All in all, the above means that just over 50% of first-time mothers experience an uncomplicated, spontaneous vaginal birth.

In this light, the alternative of a planned Caesarean section is attractive. While, like any other medical procedure, Caesarean section is not risk-free, the risks attached are akin to those of a planned vaginal birth in the short term and may be even safer for the baby (albeit with a slightly higher risk of respiratory problems at the time of birth).

There are risks, however; Caesarean section scarring will make each future pregnancy riskier as it can affect placenta development. This in turn results in increased risks for the mother in developing major bleeding and even hysterectomy (although this is rare). There are also concerns that babies born by Caesarean could be at higher risk of developing asthma.

Weighing up these risks is subjective since different women will assess these risks differently to each other. However, fully informing expectant mothers of the risks attached to both options will help them decide as to what matters most.

There will be practical consequences for healthcare providers if Caesarean section is put on an equal footing with vaginal birth in the minds of pregnant women. Caesarean section rates in UK hospitals are likely to rise further if potential risks of vaginal birth are discussed as a matter of routine, and this will have an impact on budgets. NICE estimates that vaginal births cost an average of £1,512 each whereas planned Caesareans cost £2,369 (emergency Caesarean sections cost £3,042).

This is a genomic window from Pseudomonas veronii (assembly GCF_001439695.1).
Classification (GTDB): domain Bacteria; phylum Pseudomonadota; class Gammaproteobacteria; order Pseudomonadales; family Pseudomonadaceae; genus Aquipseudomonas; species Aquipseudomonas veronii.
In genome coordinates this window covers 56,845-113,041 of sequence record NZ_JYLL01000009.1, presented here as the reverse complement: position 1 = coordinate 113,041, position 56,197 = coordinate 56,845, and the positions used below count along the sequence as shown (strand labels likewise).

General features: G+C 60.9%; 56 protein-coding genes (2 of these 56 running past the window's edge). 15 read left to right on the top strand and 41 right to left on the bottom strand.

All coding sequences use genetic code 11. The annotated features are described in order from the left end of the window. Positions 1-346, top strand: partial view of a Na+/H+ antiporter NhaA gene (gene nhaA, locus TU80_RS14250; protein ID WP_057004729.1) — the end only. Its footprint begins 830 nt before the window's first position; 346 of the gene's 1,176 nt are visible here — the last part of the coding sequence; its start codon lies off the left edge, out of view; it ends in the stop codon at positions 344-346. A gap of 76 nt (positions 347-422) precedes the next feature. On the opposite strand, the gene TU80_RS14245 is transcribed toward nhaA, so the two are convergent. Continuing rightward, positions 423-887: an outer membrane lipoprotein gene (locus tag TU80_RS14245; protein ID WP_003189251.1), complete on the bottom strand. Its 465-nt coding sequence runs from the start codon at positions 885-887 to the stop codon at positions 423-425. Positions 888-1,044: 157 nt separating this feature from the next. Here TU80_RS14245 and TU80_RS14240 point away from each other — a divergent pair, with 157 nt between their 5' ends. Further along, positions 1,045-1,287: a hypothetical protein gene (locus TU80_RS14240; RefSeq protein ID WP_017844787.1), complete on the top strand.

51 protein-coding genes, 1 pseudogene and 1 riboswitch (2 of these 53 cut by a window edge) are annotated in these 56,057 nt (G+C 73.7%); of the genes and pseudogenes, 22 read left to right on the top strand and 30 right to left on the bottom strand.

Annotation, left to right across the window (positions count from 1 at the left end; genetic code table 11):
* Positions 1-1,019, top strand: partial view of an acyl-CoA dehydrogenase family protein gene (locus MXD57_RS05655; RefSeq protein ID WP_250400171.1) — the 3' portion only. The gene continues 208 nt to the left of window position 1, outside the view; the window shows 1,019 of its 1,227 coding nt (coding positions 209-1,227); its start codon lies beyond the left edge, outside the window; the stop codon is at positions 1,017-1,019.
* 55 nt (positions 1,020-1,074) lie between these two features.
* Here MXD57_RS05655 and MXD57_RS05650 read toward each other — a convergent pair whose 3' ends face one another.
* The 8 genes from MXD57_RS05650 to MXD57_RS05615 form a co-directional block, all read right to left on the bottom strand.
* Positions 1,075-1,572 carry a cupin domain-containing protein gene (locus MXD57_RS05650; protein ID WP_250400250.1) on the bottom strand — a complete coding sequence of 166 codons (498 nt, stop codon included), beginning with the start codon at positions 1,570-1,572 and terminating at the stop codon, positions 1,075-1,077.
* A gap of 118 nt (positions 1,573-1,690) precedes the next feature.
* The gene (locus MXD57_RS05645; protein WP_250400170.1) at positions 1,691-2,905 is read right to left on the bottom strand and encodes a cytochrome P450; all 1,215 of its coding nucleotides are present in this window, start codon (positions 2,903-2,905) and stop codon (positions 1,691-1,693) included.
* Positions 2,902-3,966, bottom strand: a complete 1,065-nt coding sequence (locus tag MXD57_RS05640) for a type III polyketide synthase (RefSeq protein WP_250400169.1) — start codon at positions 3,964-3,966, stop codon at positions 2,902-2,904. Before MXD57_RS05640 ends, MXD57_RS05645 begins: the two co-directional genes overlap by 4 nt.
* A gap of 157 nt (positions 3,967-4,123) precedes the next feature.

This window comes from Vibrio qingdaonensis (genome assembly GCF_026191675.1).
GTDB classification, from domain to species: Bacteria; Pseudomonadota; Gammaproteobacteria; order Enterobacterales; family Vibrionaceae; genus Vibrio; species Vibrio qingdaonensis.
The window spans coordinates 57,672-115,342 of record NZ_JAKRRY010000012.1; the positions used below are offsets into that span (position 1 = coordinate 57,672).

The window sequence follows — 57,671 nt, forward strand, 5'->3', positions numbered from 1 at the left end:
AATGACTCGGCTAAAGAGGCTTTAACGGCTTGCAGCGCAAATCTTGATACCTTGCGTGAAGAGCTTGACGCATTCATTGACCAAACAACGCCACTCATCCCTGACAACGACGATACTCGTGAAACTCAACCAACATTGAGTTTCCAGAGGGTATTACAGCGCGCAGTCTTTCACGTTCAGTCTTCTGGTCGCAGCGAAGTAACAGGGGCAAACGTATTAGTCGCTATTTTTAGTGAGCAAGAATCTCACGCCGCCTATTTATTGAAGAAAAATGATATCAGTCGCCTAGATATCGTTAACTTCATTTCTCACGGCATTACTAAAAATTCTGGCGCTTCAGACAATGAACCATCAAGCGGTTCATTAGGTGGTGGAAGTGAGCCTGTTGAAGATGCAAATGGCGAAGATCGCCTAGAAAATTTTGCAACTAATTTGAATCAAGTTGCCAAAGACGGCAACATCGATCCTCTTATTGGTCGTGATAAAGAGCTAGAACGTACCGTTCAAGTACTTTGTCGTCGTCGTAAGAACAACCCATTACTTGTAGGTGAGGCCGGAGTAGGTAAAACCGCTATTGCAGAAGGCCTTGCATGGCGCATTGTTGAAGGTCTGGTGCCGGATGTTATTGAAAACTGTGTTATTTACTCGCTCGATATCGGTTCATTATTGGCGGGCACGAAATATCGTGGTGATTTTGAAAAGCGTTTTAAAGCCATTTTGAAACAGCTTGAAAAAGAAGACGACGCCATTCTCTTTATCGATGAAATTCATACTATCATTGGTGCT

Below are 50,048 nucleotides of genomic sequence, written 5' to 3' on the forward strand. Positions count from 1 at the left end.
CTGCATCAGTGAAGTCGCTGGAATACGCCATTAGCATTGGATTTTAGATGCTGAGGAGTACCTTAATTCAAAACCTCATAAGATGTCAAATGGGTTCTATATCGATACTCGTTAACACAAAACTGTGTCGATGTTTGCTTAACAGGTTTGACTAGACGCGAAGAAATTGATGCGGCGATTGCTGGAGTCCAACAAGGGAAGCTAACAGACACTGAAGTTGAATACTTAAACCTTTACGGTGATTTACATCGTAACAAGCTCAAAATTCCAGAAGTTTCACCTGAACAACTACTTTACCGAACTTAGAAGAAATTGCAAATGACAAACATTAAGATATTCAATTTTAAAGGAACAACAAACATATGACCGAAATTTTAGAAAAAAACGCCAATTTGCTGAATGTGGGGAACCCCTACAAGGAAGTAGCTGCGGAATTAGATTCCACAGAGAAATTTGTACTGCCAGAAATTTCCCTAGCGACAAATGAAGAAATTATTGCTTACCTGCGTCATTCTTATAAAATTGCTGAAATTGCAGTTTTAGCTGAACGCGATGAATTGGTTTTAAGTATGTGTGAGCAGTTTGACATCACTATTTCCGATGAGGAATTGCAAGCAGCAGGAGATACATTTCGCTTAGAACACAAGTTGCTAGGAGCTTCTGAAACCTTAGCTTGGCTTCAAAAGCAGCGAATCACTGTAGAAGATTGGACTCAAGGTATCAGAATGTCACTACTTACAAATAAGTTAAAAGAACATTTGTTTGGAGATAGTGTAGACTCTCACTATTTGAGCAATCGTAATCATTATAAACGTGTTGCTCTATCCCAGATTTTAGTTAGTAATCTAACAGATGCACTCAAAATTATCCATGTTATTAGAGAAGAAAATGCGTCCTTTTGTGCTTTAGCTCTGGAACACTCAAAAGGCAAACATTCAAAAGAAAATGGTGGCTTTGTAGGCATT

However, shouldering the additional costs is arguably acceptable if women’s informed choices are founded on realistic expectations and result in a lower number of emergency procedures.

The challenge for healthcare professionals is how best to communicate all of the above without causing greater anxiety or concern to the pregnant woman in question, and helping them assess all these risks to their own personal circumstances and expectations. However, being aware of both risks and modern solutions ultimately helps expectant mothers, healthcare professionals and health providers.